FRANKFORT, Ky. – Legislation that would require women seeking abortions to have face-to-face meetings or real-time video consultations with their physicians has been delivered to Gov. Matt Bevin who signed it immediately.
Sen. Julie Raque Adams, the Louisville Republican who sponsored the bill, personally handed the bill to Bevin on Tuesday, a day after the Senate gave it final passage.
Shortly afterward, the Senate passed another abortion-related bill that calls for the defunding of Planned Parenthood, a organization that is a leading provider of abortions nationally.
That measure passed the Senate 33-5, and now moves to the House for consideration.
Bevin had previously said he would sign the so-called "informed consent" measure, which requires the consultations between women and physicians be done at least 24 hours before scheduled abortions.
The bill has had widespread support from religious groups, including the 750,000-member Kentucky Baptist Convention.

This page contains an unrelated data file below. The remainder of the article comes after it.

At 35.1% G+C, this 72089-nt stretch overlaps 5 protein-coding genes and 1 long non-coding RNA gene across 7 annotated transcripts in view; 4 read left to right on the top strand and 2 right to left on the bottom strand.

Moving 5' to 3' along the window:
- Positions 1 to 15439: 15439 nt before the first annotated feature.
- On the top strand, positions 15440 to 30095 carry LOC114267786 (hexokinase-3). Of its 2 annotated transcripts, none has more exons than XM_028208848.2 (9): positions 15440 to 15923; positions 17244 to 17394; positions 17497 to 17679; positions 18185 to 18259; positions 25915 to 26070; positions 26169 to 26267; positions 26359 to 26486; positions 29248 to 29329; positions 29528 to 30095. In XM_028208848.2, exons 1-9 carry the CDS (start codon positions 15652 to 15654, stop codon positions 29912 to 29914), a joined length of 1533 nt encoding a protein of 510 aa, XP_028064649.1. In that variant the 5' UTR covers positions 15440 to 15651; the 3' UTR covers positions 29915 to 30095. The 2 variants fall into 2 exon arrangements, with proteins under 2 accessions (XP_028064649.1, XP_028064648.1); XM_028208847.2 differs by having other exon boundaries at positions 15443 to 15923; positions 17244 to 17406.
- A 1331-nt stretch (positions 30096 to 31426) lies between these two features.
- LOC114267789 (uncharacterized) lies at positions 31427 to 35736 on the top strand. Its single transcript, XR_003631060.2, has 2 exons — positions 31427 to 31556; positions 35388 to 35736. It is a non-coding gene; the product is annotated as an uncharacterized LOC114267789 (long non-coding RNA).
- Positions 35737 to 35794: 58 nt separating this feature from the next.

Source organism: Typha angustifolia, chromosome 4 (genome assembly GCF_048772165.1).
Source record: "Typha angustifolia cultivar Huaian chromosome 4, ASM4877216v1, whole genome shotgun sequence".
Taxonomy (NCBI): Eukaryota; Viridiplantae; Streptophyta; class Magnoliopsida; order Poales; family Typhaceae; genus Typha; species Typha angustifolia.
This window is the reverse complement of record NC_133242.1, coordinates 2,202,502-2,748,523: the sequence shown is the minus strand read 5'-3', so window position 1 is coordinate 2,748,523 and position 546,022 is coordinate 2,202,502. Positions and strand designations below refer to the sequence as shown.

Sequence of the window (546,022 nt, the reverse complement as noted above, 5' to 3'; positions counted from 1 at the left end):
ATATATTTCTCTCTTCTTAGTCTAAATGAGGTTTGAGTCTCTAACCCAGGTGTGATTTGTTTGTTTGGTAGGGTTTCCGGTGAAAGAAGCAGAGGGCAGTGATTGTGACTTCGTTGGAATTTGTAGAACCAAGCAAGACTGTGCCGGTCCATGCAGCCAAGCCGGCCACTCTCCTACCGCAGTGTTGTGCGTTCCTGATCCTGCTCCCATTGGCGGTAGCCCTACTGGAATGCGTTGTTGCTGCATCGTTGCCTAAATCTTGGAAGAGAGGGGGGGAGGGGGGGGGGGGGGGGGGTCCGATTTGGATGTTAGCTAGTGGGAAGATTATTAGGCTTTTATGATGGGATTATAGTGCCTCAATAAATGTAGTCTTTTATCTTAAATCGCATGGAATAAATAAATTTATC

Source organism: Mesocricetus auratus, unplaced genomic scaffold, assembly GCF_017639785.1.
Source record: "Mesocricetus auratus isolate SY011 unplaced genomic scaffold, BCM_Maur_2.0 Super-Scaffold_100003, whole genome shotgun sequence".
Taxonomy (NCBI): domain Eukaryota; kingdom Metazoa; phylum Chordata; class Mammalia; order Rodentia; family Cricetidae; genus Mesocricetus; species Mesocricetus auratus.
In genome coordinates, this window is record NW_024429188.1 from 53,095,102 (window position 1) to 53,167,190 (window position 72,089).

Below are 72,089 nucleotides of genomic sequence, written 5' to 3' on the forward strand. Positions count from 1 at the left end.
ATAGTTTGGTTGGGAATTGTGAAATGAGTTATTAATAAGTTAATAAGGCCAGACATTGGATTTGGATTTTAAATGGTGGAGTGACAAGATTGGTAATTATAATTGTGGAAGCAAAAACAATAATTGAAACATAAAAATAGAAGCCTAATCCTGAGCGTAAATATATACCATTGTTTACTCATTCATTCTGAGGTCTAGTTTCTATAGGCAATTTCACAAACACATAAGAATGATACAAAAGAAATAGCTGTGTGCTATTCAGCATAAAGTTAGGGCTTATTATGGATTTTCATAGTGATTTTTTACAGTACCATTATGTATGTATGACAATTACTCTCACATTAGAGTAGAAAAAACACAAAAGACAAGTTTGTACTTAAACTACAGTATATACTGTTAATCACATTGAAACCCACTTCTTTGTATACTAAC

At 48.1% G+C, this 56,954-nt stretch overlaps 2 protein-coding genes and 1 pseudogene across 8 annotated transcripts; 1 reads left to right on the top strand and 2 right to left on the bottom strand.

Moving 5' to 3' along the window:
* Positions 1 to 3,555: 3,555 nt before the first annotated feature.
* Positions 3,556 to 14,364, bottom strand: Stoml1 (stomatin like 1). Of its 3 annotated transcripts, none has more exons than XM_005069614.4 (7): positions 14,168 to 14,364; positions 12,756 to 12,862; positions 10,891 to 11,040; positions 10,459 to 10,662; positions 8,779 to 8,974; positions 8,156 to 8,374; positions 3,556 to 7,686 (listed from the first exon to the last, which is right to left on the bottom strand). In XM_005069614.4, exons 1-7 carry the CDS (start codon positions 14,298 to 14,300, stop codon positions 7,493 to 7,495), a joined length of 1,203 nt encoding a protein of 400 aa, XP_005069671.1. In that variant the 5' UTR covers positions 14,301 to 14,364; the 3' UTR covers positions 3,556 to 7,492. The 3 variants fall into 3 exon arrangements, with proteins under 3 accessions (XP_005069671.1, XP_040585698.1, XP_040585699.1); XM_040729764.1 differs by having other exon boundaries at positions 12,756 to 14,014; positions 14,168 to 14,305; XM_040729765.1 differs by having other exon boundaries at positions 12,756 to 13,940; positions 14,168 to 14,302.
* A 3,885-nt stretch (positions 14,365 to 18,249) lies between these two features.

Paul Chitwood, executive director of that group, said he’s hopeful women seeking abortions might change their minds after physicians answer their questions about the development of unborn babies.
“Information is vital in all decision-making, and providing women with information about the little child inside them would most certainly cause many to rethink their decisions to have abortions,” he said.
Kentucky law has required women to meet with a doctor before having an abortion since 1998. But many doctors have used a loophole to provide information to women via a pre-recorded telephone message.
The legislation Bevin signed plugs that loophole.
When senators returned from the governor's office, they voted 33-5 to pass a bill that would prevent Planned Parenthood from receiving any state funding.
Planned Parenthood currently receives no state funding, and Senate President Robert Stivers said the bill would ensure that remains the case.